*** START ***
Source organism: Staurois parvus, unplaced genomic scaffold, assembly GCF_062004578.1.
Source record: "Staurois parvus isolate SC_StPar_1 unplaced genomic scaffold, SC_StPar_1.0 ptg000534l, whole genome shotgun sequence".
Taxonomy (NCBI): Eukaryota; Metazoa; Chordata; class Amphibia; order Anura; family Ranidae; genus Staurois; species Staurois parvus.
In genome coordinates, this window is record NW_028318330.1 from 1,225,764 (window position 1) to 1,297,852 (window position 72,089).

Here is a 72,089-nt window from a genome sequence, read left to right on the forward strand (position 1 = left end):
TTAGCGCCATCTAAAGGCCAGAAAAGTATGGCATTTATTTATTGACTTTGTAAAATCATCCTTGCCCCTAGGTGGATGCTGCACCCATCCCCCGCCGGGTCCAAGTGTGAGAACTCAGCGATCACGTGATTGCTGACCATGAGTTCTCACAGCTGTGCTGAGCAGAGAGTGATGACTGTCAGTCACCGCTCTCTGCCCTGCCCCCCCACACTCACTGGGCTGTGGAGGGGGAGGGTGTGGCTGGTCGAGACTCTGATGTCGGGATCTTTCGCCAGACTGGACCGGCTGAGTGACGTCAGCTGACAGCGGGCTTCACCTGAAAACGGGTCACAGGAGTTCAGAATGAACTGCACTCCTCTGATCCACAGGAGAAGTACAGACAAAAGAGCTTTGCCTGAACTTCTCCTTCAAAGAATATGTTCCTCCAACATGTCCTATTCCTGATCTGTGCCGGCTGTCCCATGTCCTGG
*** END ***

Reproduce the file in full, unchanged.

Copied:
Source organism: Staurois parvus, unplaced genomic scaffold, assembly GCF_062004578.1.
Source record: "Staurois parvus isolate SC_StPar_1 unplaced genomic scaffold, SC_StPar_1.0 ptg000534l, whole genome shotgun sequence".
Taxonomy (NCBI): Eukaryota; Metazoa; Chordata; class Amphibia; order Anura; family Ranidae; genus Staurois; species Staurois parvus.
In genome coordinates, this window is record NW_028318330.1 from 1,225,764 (window position 1) to 1,297,852 (window position 72,089).

Here is a 72,089-nt window from a genome sequence, read left to right on the forward strand (position 1 = left end):
TTAGCGCCATCTAAAGGCCAGAAAAGTATGGCATTTATTTATTGACTTTGTAAAATCATCCTTGCCCCTAGGTGGATGCTGCACCCATCCCCCGCCGGGTCCAAGTGTGAGAACTCAGCGATCACGTGATTGCTGACCATGAGTTCTCACAGCTGTGCTGAGCAGAGAGTGATGACTGTCAGTCACCGCTCTCTGCCCTGCCCCCCCACACTCACTGGGCTGTGGAGGGGGAGGGTGTGGCTGGTCGAGACTCTGATGTCGGGATCTTTCGCCAGACTGGACCGGCTGAGTGACGTCAGCTGACAGCGGGCTTCACCTGAAAACGGGTCACAGGAGTTCAGAATGAACTGCACTCCTCTGATCCACAGGAGAAGTACAGACAAAAGAGCTTTGCCTGAACTTCTCCTTCAAAGAATATGTTCCTCCAACATGTCCTATTCCTGATCTGTGCCGGCTGTCCCATGTCCTGG